Muhammad and his followers were persecuted, and some of them went to Ethiopia to escape. A long period of difficulty followed, but they continued to preach and convert. In 622 Muhammad moved to Yathrib (later to be called Medina) with 70 colleagues; this is known as the Hijrah (which means ’emigration’ or ‘flight’). He formed a tribe of those who accepted him as the Prophet, and gradually Islam grew in strength and acceptance. In 632 CE Muhammad made a final pilgrimage to Mecca with over 100,000 of his followers, and gave his last sermon. He died a few months later at Medina.

Islamic Holy Days

There are only two festivals in Islamic law: Eid-ul-Fitr and Eid-ul-Adha (“Eid” or “Id” means ‘festival’).

Eid ul Fitr. This marks the end of Ramadan, the month of fasting, and is a festival of great celebration. Muslims celebrate not only the end of fasting, but thank Allah for the help and strength that given to them throughout the month to practice self-control. The festival begins when the first sight of the new moon is seen in the sky. Everyone wears their best clothes and decorates their home. There are special services out of doors and in Mosques, processions through the streets, and a special celebratory meal – eaten during daytime, the first daytime meal Muslims will have had in a month. Eid is also a time of forgiveness, and making amends.

Eid ul Adha, The Festival of Sacrifice. This festival marks the end of the Hajj or holy pilgrimage. It is celebrated by all, not just those on the pilgrimage. The festival celebrates Abraham’s willingness to sacrifice his son and reminds Muslims of submission to God, and their own willingness to sacrifice anything to God’s wishes. During the festival Muslims who can afford to, sacrifice domestic animals, usually sheep, as a symbol of Abraham’s sacrifice. The meat is distributed among family, friends and the poor.

Other special days include:

Al-Hijra, New Year’s Day. This festival commemorates the Hijra (or Hegira) in 622 CE when the Prophet Muhammad moved from Mecca to Medina. The Hijra was the beginning of the growth of Islam into a world faith.

Ashura. Ashura has been a day of fasting for Muslims since the days of the early Muslim community. It marks two historical events: the day Noah left the Ark, and the day that Moses was saved from the Egyptians by Allah.

Milad un Nabi, Birthday of the Prophet. Muslims think about Muhammad, and the events of his life. Muslim parents will tell stories of Muhammad’s life to their children.

Lailat al Miraj, The night journey and ascent of the Prophet Muhammad, and the revelation of Salat.

Lailat al Qadr, The Night of Power. The festival of The Night of Power marks the night in which the Qur’an was first revealed to Muhammad. Muslims regard this as the most important event in history. They spend the festival in study and prayer. Some will spend the whole night in prayer or in reciting the Qur’an.


The monotheism and relative simplicity of Islam are attractive. Yet it is a formal religion, not without theological problems. Challenges for Islam come from its dominant, theocratic and dogmatic character. Tendencies to secularism and modernism compete with reaction, xenophobia and “Islamic fundamentalism”. It is to be seen whether modern democracy and Islam are truly compatible.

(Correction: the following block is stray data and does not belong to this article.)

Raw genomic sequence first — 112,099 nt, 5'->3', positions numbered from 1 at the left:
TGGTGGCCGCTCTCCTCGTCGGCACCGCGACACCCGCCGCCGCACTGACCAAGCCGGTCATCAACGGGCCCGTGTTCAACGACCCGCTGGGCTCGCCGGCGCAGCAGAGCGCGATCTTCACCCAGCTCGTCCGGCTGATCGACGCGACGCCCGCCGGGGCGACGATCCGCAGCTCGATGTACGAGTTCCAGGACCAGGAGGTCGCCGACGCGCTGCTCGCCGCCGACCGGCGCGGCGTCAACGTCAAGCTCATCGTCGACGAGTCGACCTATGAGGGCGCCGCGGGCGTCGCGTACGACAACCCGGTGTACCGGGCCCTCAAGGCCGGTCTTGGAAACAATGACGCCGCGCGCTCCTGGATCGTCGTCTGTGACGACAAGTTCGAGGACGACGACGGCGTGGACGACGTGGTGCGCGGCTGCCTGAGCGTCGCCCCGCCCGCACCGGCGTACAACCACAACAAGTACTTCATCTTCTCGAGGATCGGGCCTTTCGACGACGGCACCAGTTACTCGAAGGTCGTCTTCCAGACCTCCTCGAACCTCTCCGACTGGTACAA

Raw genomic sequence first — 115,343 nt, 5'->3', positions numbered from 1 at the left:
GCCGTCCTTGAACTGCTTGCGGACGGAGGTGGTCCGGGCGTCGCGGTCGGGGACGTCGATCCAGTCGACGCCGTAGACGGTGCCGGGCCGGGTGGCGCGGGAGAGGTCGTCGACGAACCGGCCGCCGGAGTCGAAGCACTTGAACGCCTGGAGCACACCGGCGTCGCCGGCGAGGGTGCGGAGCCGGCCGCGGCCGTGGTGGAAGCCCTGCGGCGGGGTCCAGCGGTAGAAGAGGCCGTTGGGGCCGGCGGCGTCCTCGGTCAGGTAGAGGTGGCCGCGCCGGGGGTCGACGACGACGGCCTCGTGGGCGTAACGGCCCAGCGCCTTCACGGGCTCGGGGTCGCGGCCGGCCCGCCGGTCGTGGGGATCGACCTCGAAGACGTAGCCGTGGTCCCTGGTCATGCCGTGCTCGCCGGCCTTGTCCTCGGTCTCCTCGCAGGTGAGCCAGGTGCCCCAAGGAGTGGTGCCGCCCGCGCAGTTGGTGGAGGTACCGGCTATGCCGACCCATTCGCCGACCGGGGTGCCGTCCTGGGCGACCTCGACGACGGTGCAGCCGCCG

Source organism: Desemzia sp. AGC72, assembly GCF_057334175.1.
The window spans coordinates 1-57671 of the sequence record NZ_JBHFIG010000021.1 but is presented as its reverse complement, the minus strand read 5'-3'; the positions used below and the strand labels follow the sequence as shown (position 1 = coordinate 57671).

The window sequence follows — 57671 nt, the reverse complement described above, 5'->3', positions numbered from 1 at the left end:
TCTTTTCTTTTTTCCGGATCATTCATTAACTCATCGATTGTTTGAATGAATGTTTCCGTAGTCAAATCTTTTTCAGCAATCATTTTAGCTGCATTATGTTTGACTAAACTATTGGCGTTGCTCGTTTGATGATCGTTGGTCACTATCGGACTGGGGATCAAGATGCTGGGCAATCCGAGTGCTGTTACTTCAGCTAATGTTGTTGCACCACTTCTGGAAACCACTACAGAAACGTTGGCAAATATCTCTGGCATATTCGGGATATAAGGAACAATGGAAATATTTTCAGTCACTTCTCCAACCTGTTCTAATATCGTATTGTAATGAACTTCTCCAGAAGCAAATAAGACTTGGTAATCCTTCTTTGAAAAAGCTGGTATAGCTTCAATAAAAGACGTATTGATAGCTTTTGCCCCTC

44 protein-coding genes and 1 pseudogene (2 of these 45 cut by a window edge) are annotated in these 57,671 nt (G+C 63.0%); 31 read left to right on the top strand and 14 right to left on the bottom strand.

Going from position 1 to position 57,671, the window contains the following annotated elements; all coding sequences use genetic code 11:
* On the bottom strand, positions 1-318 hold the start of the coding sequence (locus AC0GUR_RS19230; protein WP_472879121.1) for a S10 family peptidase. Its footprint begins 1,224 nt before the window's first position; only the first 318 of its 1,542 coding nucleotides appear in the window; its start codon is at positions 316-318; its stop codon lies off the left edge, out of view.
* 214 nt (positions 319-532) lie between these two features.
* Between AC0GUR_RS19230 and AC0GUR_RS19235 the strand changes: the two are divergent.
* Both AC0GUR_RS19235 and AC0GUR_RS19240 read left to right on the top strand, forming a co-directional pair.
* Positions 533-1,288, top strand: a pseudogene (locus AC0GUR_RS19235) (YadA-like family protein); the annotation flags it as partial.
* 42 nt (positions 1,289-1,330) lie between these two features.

Initially, Islamic legal practice accepted some individual opinion but this came to be regarded as too subjective and fallible. The Shari’a has multiple influences and borrowings not always in conformity with the Qur’an. By the fourth century AH, the right of independent reasoning by a qualified jurist (ijtihad) had largely disappeared. The law became increasingly rigid and moribund, reinforced by insistence that humans cannot apprehend morality without the enlightenment of divine revelation. (This is again debated today.)

Few governments have tried to enforce the Shari’a fully. Elaborate devices have been used to accommodate modern legislation. The Shari’a provides a background somewhat like natural law.

Fundamentalism and the Shari’a

Unrest against Western colonialism helped seed a diverse so-called “Islamic fundamentalism”, the unifying theme of which is a desire to return to the Shari’a. To about 1850 CE, the Shari’a was the only basic law. For the Sunni, it came to have four main sources: the Qur’an, the Sunna of the Prophet, consensus among jurists, and analogy. But the liberty of jurists to derive law from the sources (ijtihad) declined. Four orthodox schools of legal interpretation remain, but there are those who do not conform to them – notably the Shi’as. The main branch of the Shi’as believes the last Imam to be represented authoritatively by the mujtahids (in Iran the Ayatullahs of today).

In the mid-nineteenth century CE the Ottoman Empire enacted extensive reforms to commercial and criminal law, based on the French codes. Reformed law of torts was based on Islamic foundations, but also enforced in civil courts. Family law (in the widest sense), however, was left to the Shari’a courts. Basic women’s rights were protected. Similar steps occurred in the emerging post-colonial Muslim countries, but Saudi Arabia retains the Shari’a. Given the high religious status of the Shari’a, changes can be achieved only through complex expedients. [“Islamic fundamentalism: ‘Back to the Shari’a!'”, in N. Anderson.Islam in the modern world: a Christian perspective. Leicester: Apollos, 1990, pp.95-114.]